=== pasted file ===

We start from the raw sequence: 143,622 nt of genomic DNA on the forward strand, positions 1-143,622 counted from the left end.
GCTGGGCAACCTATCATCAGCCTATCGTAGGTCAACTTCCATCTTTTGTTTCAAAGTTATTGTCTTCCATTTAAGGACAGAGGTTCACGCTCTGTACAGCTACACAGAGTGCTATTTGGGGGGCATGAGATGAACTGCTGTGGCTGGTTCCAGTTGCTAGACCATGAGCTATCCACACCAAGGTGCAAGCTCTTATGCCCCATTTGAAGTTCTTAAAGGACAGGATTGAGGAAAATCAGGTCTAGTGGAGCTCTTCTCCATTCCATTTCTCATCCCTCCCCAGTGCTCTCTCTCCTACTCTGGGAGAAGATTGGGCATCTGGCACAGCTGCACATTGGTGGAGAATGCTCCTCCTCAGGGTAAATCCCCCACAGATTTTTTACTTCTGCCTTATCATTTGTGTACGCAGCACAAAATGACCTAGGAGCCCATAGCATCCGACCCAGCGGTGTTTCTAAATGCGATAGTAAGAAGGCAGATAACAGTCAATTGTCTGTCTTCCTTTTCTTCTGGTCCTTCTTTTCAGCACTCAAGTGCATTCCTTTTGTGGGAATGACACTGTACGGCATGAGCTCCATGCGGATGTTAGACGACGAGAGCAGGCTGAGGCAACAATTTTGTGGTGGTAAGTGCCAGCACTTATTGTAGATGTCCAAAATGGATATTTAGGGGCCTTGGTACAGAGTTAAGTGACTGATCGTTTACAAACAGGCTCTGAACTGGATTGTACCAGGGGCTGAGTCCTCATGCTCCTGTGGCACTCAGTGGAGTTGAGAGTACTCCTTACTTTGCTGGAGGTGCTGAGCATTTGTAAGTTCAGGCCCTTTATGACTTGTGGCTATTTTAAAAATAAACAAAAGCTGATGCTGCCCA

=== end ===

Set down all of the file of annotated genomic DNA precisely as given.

We start from the raw sequence: 143,622 nt of genomic DNA on the forward strand, positions 1-143,622 counted from the left end.
GCTGGGCAACCTATCATCAGCCTATCGTAGGTCAACTTCCATCTTTTGTTTCAAAGTTATTGTCTTCCATTTAAGGACAGAGGTTCACGCTCTGTACAGCTACACAGAGTGCTATTTGGGGGGCATGAGATGAACTGCTGTGGCTGGTTCCAGTTGCTAGACCATGAGCTATCCACACCAAGGTGCAAGCTCTTATGCCCCATTTGAAGTTCTTAAAGGACAGGATTGAGGAAAATCAGGTCTAGTGGAGCTCTTCTCCATTCCATTTCTCATCCCTCCCCAGTGCTCTCTCTCCTACTCTGGGAGAAGATTGGGCATCTGGCACAGCTGCACATTGGTGGAGAATGCTCCTCCTCAGGGTAAATCCCCCACAGATTTTTTACTTCTGCCTTATCATTTGTGTACGCAGCACAAAATGACCTAGGAGCCCATAGCATCCGACCCAGCGGTGTTTCTAAATGCGATAGTAAGAAGGCAGATAACAGTCAATTGTCTGTCTTCCTTTTCTTCTGGTCCTTCTTTTCAGCACTCAAGTGCATTCCTTTTGTGGGAATGACACTGTACGGCATGAGCTCCATGCGGATGTTAGACGACGAGAGCAGGCTGAGGCAACAATTTTGTGGTGGTAAGTGCCAGCACTTATTGTAGATGTCCAAAATGGATATTTAGGGGCCTTGGTACAGAGTTAAGTGACTGATCGTTTACAAACAGGCTCTGAACTGGATTGTACCAGGGGCTGAGTCCTCATGCTCCTGTGGCACTCAGTGGAGTTGAGAGTACTCCTTACTTTGCTGGAGGTGCTGAGCATTTGTAAGTTCAGGCCCTTTATGACTTGTGGCTATTTTAAAAATAAACAAAAGCTGATGCTGCCCA